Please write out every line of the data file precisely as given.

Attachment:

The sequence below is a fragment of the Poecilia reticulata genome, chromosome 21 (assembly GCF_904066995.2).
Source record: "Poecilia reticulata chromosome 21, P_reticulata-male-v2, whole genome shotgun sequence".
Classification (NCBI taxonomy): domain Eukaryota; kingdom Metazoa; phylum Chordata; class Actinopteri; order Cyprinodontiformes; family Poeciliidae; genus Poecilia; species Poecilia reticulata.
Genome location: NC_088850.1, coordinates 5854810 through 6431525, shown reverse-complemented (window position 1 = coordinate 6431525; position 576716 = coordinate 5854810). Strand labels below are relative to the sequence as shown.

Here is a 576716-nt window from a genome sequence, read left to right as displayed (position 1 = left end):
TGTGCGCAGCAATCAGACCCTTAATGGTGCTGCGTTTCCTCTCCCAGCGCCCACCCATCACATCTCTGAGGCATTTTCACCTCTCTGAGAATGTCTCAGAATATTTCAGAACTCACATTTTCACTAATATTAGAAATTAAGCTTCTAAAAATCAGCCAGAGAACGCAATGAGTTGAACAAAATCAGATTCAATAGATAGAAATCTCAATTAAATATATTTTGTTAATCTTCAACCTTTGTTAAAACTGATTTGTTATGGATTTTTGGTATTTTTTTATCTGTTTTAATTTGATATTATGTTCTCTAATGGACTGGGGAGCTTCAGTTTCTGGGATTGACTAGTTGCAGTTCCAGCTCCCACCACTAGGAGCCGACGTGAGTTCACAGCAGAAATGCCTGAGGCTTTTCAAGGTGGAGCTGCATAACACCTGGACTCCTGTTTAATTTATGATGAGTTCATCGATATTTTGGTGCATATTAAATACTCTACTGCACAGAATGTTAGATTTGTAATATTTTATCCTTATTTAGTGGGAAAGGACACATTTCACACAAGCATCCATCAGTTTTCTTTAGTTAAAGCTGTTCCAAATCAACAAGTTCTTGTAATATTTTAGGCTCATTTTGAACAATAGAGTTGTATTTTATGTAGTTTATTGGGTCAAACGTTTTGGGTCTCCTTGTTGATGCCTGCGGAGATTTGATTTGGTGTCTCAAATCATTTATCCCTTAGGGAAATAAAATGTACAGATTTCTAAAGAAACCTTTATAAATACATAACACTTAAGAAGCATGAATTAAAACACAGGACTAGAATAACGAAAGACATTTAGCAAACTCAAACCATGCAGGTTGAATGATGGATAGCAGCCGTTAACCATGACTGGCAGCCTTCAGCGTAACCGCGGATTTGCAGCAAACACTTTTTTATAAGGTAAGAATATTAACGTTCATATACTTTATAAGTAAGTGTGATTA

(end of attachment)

The sequence below is a fragment of the Poecilia reticulata genome, chromosome 21 (assembly GCF_904066995.2).
Source record: "Poecilia reticulata chromosome 21, P_reticulata-male-v2, whole genome shotgun sequence".
Classification (NCBI taxonomy): domain Eukaryota; kingdom Metazoa; phylum Chordata; class Actinopteri; order Cyprinodontiformes; family Poeciliidae; genus Poecilia; species Poecilia reticulata.
Genome location: NC_088850.1, coordinates 5854810 through 6431525, shown reverse-complemented (window position 1 = coordinate 6431525; position 576716 = coordinate 5854810). Strand labels below are relative to the sequence as shown.

Here is a 576716-nt window from a genome sequence, read left to right as displayed (position 1 = left end):
TGTGCGCAGCAATCAGACCCTTAATGGTGCTGCGTTTCCTCTCCCAGCGCCCACCCATCACATCTCTGAGGCATTTTCACCTCTCTGAGAATGTCTCAGAATATTTCAGAACTCACATTTTCACTAATATTAGAAATTAAGCTTCTAAAAATCAGCCAGAGAACGCAATGAGTTGAACAAAATCAGATTCAATAGATAGAAATCTCAATTAAATATATTTTGTTAATCTTCAACCTTTGTTAAAACTGATTTGTTATGGATTTTTGGTATTTTTTTATCTGTTTTAATTTGATATTATGTTCTCTAATGGACTGGGGAGCTTCAGTTTCTGGGATTGACTAGTTGCAGTTCCAGCTCCCACCACTAGGAGCCGACGTGAGTTCACAGCAGAAATGCCTGAGGCTTTTCAAGGTGGAGCTGCATAACACCTGGACTCCTGTTTAATTTATGATGAGTTCATCGATATTTTGGTGCATATTAAATACTCTACTGCACAGAATGTTAGATTTGTAATATTTTATCCTTATTTAGTGGGAAAGGACACATTTCACACAAGCATCCATCAGTTTTCTTTAGTTAAAGCTGTTCCAAATCAACAAGTTCTTGTAATATTTTAGGCTCATTTTGAACAATAGAGTTGTATTTTATGTAGTTTATTGGGTCAAACGTTTTGGGTCTCCTTGTTGATGCCTGCGGAGATTTGATTTGGTGTCTCAAATCATTTATCCCTTAGGGAAATAAAATGTACAGATTTCTAAAGAAACCTTTATAAATACATAACACTTAAGAAGCATGAATTAAAACACAGGACTAGAATAACGAAAGACATTTAGCAAACTCAAACCATGCAGGTTGAATGATGGATAGCAGCCGTTAACCATGACTGGCAGCCTTCAGCGTAACCGCGGATTTGCAGCAAACACTTTTTTATAAGGTAAGAATATTAACGTTCATATACTTTATAAGTAAGTGTGATTA